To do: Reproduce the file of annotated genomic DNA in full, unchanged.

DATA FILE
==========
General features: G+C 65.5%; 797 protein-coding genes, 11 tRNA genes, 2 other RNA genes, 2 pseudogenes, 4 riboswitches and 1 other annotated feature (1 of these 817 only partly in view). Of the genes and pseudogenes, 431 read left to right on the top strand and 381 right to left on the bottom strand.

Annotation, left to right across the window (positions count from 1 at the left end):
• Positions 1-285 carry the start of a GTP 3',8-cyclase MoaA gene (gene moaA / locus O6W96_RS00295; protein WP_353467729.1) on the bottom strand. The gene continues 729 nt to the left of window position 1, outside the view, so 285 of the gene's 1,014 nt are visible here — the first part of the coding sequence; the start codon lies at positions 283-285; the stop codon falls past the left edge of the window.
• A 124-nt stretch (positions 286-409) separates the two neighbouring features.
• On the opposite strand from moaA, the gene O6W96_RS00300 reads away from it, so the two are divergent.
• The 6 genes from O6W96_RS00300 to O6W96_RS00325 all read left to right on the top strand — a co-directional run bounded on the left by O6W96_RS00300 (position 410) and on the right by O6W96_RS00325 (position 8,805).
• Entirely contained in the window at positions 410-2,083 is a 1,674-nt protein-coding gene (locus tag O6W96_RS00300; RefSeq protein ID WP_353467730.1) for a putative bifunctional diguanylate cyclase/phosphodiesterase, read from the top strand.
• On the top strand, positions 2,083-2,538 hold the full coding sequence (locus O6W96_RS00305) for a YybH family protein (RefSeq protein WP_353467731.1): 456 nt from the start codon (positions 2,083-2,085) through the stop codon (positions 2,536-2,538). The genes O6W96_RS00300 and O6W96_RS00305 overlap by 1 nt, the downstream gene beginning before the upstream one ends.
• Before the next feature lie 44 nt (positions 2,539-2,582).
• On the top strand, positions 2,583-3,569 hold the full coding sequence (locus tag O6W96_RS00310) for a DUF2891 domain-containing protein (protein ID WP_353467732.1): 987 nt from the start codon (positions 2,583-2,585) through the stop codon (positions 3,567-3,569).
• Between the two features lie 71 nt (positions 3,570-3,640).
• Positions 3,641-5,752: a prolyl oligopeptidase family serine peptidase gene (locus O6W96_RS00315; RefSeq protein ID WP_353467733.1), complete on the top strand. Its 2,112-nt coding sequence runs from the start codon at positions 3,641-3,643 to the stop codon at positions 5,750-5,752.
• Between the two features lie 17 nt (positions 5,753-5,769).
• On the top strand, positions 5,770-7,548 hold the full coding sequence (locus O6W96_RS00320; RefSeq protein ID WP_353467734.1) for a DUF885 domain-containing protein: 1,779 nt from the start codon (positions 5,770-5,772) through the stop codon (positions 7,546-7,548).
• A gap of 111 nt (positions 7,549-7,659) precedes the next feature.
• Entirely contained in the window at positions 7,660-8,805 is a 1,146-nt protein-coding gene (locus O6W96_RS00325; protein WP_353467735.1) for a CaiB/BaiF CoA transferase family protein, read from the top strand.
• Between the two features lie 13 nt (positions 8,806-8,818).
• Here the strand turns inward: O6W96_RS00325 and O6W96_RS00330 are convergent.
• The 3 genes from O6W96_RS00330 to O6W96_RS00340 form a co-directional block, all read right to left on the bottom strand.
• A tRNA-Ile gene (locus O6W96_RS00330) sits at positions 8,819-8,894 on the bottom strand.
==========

General features: G+C 65.5%; 797 protein-coding genes, 11 tRNA genes, 2 other RNA genes, 2 pseudogenes, 4 riboswitches and 1 other annotated feature (1 of these 817 only partly in view). Of the genes and pseudogenes, 431 read left to right on the top strand and 381 right to left on the bottom strand.

Annotation, left to right across the window (positions count from 1 at the left end):
• Positions 1-285 carry the start of a GTP 3',8-cyclase MoaA gene (gene moaA / locus O6W96_RS00295; protein WP_353467729.1) on the bottom strand. The gene continues 729 nt to the left of window position 1, outside the view, so 285 of the gene's 1,014 nt are visible here — the first part of the coding sequence; the start codon lies at positions 283-285; the stop codon falls past the left edge of the window.
• A 124-nt stretch (positions 286-409) separates the two neighbouring features.
• On the opposite strand from moaA, the gene O6W96_RS00300 reads away from it, so the two are divergent.
• The 6 genes from O6W96_RS00300 to O6W96_RS00325 all read left to right on the top strand — a co-directional run bounded on the left by O6W96_RS00300 (position 410) and on the right by O6W96_RS00325 (position 8,805).
• Entirely contained in the window at positions 410-2,083 is a 1,674-nt protein-coding gene (locus tag O6W96_RS00300; RefSeq protein ID WP_353467730.1) for a putative bifunctional diguanylate cyclase/phosphodiesterase, read from the top strand.
• On the top strand, positions 2,083-2,538 hold the full coding sequence (locus O6W96_RS00305) for a YybH family protein (RefSeq protein WP_353467731.1): 456 nt from the start codon (positions 2,083-2,085) through the stop codon (positions 2,536-2,538). The genes O6W96_RS00300 and O6W96_RS00305 overlap by 1 nt, the downstream gene beginning before the upstream one ends.
• Before the next feature lie 44 nt (positions 2,539-2,582).
• On the top strand, positions 2,583-3,569 hold the full coding sequence (locus tag O6W96_RS00310) for a DUF2891 domain-containing protein (protein ID WP_353467732.1): 987 nt from the start codon (positions 2,583-2,585) through the stop codon (positions 3,567-3,569).
• Between the two features lie 71 nt (positions 3,570-3,640).
• Positions 3,641-5,752: a prolyl oligopeptidase family serine peptidase gene (locus O6W96_RS00315; RefSeq protein ID WP_353467733.1), complete on the top strand. Its 2,112-nt coding sequence runs from the start codon at positions 3,641-3,643 to the stop codon at positions 5,750-5,752.
• Between the two features lie 17 nt (positions 5,753-5,769).
• On the top strand, positions 5,770-7,548 hold the full coding sequence (locus O6W96_RS00320; RefSeq protein ID WP_353467734.1) for a DUF885 domain-containing protein: 1,779 nt from the start codon (positions 5,770-5,772) through the stop codon (positions 7,546-7,548).
• A gap of 111 nt (positions 7,549-7,659) precedes the next feature.
• Entirely contained in the window at positions 7,660-8,805 is a 1,146-nt protein-coding gene (locus O6W96_RS00325; protein WP_353467735.1) for a CaiB/BaiF CoA transferase family protein, read from the top strand.
• Between the two features lie 13 nt (positions 8,806-8,818).
• Here the strand turns inward: O6W96_RS00325 and O6W96_RS00330 are convergent.
• The 3 genes from O6W96_RS00330 to O6W96_RS00340 form a co-directional block, all read right to left on the bottom strand.
• A tRNA-Ile gene (locus O6W96_RS00330) sits at positions 8,819-8,894 on the bottom strand.